The City OF Small Houses Compared to their European colleagues, Japanese architects have a somewhat easier time realizing their visions as residential buildings. First, there are hardly any design guidelines; second, Japanese clients who hire an architect know exactly what they are getting into. They want special houses that stand out from the brown and green masses; hence they are prepared to accept that the architecture will not function exclusively as a subordinate shell but will at times even demand a symbiosis, an adaptation of living habits. Japanese clients are more open to unconventional and daring ideas also in part because they are not expecting a home for eternity. In contrast to Europe, where residential buildings can as a rule be used unproblematically by several generations, a Japanese home lasts on average only twenty-five years. The reason for this difference is that in Japan a house is supposed to satisfy primarily the needs of a moment and hence of a certain period of a lifetime. When the living situation changes, it is demolished and replaced with no great qualms. The lot, not the house, is considered the real value; that is where life plays out, where spaces are created. This different understanding of building was also the theme of Japan’s national contribution to the Venice Biennale of Architecture in 2010. In the exhibition Tokyo Metabolizing, curated by Koh Kitayama for the Japan Foundation, satellite photographs of that city of millions were shown in rapid sequence, with the individual lots constantly changing, revealing transformation as a fundamental feature of Tokyo. But it is neither the public buildings nor the large apartment blocks that are primarily responsible for this rapid change: it is the small houses, which can simply be adapted to the changing living conditions of their owners and hence can be seen as the liveliest and most spontaneous elements in the urban fabric.


Design Independence Many of the projects presented in this book were possible only because sustainability is defined differently in Japan than it is in many European countries. It is interpreted not so much as a function of the building as it is a function of the inhabitants. Houses are often heated and cooled only locally and as needed. The body and not the space is what is supposed to be brought to a certain temperature – when possible by adding or removing clothing or by tabletop heating elements. Hence cold and heat are allowed to enter the room and are not “battled” in advance but rather “balanced” subsequently. This different way of thinking about sustainability in Japan can, of course, be regarded critically as well, but anyone who looks at the effective use of energy in Japanese homes cannot demonize it entirely. The greater tolerance of their clients – with regard to sacrifices of comfort, for example – means more design freedom for architects. They can risk more with their designs, presume shorter life cycles, and translate their visions into architecture more or less unaltered. The Japanese approach to architecture thus seems very free, whereas in many European countries one observes almost the opposite phenomenon: rather than making architecture the focus, issues of ecology or building codes become the yardstick for designing a residence. The architect thus seems less like a creative maker of space than like a mediator between the building authority and the energy planner. Although the historical, social, and legal circumstances are very different, the small houses of Japan can offer many sources of inspiration for the Western world. The projects presented in this book whet the appetite for more residential architecture. In the West that cannot be conceived without energy efficiency and building codes, but perhaps it could do with a little more poetry. Claudia Hildner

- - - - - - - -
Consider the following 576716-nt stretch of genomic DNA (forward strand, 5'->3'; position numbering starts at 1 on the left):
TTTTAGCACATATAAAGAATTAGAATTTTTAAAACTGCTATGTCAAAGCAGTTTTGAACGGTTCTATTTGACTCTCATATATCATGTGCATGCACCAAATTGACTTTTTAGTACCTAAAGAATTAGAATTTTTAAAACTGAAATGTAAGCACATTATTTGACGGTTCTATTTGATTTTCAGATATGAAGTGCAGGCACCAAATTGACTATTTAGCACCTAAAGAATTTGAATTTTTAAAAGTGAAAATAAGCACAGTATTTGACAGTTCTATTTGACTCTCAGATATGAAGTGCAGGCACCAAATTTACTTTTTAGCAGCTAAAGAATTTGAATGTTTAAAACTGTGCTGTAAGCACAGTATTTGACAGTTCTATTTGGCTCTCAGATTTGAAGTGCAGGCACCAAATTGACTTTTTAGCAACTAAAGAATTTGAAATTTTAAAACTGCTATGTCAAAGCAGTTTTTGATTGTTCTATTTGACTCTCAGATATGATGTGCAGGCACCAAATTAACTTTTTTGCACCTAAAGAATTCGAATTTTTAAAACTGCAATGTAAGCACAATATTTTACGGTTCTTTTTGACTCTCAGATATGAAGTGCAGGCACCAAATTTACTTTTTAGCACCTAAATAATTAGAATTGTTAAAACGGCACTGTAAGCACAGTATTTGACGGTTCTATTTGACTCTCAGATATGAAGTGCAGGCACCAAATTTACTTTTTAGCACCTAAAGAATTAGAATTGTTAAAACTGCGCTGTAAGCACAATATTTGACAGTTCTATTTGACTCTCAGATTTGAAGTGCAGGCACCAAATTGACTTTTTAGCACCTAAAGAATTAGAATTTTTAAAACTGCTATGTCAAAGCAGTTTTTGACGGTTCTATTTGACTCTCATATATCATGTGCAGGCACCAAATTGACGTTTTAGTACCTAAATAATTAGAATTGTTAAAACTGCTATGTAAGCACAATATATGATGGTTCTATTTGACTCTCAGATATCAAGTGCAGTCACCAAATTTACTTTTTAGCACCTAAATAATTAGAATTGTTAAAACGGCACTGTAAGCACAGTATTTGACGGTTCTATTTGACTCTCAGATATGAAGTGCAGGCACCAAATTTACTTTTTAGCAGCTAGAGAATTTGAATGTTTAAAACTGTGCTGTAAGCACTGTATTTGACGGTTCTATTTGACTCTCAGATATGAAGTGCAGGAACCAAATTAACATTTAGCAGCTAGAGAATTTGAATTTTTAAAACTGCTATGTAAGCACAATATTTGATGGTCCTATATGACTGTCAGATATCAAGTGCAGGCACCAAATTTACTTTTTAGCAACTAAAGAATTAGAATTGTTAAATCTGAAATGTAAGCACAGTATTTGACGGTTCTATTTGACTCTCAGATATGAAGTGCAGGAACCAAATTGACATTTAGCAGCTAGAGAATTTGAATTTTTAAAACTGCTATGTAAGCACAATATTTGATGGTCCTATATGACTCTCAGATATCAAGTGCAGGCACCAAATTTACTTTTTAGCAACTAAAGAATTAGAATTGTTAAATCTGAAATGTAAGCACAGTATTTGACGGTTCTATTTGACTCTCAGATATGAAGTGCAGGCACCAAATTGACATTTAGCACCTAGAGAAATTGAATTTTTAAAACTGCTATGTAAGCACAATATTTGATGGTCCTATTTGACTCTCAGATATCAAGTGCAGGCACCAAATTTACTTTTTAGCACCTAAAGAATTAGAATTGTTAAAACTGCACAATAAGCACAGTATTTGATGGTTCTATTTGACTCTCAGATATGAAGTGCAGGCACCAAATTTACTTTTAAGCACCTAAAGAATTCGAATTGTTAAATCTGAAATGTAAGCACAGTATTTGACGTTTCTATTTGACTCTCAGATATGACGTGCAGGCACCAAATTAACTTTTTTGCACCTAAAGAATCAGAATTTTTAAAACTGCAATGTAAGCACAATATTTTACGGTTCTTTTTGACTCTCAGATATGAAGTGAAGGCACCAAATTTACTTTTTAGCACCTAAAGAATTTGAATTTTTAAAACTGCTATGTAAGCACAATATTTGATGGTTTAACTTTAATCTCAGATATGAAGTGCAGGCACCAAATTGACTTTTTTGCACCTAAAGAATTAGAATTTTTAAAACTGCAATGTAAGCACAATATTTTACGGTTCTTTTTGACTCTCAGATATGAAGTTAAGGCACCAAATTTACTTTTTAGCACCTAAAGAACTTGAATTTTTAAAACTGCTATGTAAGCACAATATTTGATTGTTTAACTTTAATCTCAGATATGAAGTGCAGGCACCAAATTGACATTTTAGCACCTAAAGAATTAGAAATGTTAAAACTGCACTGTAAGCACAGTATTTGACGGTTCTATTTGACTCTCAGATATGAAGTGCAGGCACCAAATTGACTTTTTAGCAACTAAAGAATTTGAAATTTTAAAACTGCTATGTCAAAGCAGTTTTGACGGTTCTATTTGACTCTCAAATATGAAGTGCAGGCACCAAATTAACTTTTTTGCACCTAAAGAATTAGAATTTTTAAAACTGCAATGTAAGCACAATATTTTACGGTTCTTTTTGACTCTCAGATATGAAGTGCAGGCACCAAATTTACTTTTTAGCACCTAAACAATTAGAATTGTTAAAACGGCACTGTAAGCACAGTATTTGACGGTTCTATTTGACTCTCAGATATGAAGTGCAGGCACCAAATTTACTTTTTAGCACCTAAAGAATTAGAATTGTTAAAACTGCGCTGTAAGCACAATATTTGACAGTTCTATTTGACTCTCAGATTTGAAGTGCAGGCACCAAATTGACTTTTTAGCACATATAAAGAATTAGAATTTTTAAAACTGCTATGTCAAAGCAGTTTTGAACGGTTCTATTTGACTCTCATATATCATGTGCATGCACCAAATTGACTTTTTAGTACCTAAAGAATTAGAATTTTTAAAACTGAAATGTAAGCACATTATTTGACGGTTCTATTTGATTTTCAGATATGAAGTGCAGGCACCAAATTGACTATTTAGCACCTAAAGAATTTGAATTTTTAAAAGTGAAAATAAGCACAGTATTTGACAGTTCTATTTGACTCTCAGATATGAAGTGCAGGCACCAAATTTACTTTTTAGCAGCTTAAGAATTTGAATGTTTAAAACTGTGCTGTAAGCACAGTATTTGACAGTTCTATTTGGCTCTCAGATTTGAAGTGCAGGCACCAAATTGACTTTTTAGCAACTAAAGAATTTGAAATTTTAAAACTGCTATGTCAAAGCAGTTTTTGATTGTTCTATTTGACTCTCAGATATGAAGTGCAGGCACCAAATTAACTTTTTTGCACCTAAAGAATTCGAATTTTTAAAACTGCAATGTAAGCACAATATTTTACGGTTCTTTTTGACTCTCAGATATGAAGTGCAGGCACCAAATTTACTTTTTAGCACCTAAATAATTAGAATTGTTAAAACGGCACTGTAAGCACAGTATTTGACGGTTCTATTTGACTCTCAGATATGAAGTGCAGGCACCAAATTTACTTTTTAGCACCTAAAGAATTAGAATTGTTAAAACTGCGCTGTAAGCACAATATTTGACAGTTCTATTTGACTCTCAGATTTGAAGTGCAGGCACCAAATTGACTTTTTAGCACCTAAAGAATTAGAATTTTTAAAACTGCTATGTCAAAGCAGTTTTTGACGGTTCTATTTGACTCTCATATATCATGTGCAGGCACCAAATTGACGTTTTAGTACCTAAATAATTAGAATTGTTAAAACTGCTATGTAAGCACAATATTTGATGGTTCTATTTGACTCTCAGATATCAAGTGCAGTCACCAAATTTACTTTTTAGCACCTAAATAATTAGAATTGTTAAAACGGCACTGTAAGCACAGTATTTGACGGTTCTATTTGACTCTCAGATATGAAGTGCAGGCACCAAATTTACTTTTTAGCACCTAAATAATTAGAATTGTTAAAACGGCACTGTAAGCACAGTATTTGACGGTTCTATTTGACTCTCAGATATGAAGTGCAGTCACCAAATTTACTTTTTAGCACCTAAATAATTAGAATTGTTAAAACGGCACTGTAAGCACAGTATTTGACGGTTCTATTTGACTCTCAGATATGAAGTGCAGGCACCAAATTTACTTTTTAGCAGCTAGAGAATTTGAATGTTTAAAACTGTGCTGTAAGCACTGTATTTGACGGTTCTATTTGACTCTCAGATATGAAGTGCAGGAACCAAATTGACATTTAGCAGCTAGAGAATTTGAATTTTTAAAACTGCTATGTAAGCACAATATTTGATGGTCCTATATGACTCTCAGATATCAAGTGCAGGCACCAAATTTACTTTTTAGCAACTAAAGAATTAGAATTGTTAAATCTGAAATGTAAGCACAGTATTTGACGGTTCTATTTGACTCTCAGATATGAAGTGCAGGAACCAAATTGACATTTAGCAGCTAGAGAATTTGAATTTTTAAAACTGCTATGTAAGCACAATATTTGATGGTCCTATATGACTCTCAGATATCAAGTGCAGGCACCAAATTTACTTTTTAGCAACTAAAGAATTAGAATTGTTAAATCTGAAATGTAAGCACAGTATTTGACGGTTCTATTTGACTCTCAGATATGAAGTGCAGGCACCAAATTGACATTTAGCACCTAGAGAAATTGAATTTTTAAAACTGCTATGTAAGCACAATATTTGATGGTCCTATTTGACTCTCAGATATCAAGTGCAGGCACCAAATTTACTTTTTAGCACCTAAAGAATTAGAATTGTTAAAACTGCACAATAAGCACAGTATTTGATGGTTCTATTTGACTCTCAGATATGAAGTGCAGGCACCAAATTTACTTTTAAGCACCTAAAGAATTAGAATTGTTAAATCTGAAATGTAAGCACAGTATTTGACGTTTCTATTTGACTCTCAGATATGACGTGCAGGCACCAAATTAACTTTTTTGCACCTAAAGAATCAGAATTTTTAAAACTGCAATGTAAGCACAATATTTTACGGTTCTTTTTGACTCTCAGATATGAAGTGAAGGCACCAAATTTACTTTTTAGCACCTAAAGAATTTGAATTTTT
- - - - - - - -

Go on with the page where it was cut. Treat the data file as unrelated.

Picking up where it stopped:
The Roots of Contemporary Japanese Residential Architecture

Futurist dwelling capsules: the Karuizawa vacation home was completed by Kisho Kurokawa in 1974.